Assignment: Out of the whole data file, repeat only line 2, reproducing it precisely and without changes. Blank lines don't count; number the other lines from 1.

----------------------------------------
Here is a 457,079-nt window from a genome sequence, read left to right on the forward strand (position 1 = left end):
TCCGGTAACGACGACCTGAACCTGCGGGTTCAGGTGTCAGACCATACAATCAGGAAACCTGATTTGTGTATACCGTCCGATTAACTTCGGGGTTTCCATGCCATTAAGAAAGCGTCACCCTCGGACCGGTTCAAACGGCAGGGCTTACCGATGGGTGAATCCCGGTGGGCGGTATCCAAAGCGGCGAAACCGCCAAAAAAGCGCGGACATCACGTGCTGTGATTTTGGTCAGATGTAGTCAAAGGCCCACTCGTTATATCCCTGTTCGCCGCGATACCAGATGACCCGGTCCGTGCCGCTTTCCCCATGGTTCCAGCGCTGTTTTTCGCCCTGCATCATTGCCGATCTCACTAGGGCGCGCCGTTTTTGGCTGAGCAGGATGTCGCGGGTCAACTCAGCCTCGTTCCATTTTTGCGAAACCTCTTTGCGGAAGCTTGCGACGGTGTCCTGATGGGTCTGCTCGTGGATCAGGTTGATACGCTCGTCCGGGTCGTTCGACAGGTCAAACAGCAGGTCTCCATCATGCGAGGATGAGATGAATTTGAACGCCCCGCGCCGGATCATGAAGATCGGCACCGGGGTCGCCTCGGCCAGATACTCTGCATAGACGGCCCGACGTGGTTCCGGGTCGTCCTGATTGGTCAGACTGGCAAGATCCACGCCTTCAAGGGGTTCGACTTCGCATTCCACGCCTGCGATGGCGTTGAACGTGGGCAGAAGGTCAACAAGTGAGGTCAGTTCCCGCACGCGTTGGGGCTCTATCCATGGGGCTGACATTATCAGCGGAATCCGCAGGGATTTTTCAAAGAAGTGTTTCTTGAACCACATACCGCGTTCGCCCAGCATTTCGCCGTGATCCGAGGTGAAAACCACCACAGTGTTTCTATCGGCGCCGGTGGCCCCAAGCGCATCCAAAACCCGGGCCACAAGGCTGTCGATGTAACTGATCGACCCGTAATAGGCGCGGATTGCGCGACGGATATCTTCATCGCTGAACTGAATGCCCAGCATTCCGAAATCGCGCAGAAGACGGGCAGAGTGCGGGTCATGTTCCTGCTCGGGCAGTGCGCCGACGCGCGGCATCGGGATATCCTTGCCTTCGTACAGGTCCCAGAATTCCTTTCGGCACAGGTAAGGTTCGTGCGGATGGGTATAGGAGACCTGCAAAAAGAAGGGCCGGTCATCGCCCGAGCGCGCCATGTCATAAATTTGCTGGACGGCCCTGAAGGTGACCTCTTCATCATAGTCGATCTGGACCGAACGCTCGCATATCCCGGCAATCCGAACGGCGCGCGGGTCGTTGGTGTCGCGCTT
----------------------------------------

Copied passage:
TCCGGTAACGACGACCTGAACCTGCGGGTTCAGGTGTCAGACCATACAATCAGGAAACCTGATTTGTGTATACCGTCCGATTAACTTCGGGGTTTCCATGCCATTAAGAAAGCGTCACCCTCGGACCGGTTCAAACGGCAGGGCTTACCGATGGGTGAATCCCGGTGGGCGGTATCCAAAGCGGCGAAACCGCCAAAAAAGCGCGGACATCACGTGCTGTGATTTTGGTCAGATGTAGTCAAAGGCCCACTCGTTATATCCCTGTTCGCCGCGATACCAGATGACCCGGTCCGTGCCGCTTTCCCCATGGTTCCAGCGCTGTTTTTCGCCCTGCATCATTGCCGATCTCACTAGGGCGCGCCGTTTTTGGCTGAGCAGGATGTCGCGGGTCAACTCAGCCTCGTTCCATTTTTGCGAAACCTCTTTGCGGAAGCTTGCGACGGTGTCCTGATGGGTCTGCTCGTGGATCAGGTTGATACGCTCGTCCGGGTCGTTCGACAGGTCAAACAGCAGGTCTCCATCATGCGAGGATGAGATGAATTTGAACGCCCCGCGCCGGATCATGAAGATCGGCACCGGGGTCGCCTCGGCCAGATACTCTGCATAGACGGCCCGACGTGGTTCCGGGTCGTCCTGATTGGTCAGACTGGCAAGATCCACGCCTTCAAGGGGTTCGACTTCGCATTCCACGCCTGCGATGGCGTTGAACGTGGGCAGAAGGTCAACAAGTGAGGTCAGTTCCCGCACGCGTTGGGGCTCTATCCATGGGGCTGACATTATCAGCGGAATCCGCAGGGATTTTTCAAAGAAGTGTTTCTTGAACCACATACCGCGTTCGCCCAGCATTTCGCCGTGATCCGAGGTGAAAACCACCACAGTGTTTCTATCGGCGCCGGTGGCCCCAAGCGCATCCAAAACCCGGGCCACAAGGCTGTCGATGTAACTGATCGACCCGTAATAGGCGCGGATTGCGCGACGGATATCTTCATCGCTGAACTGAATGCCCAGCATTCCGAAATCGCGCAGAAGACGGGCAGAGTGCGGGTCATGTTCCTGCTCGGGCAGTGCGCCGACGCGCGGCATCGGGATATCCTTGCCTTCGTACAGGTCCCAGAATTCCTTTCGGCACAGGTAAGGTTCGTGCGGATGGGTATAGGAGACCTGCAAAAAGAAGGGCCGGTCATCGCCCGAGCGCGCCATGTCATAAATTTGCTGGACGGCCCTGAAGGTGACCTCTTCATCATAGTCGATCTGGACCGAACGCTCGCATATCCCGGCAATCCGAACGGCGCGCGGGTCGTTGGTGTCGCGCTT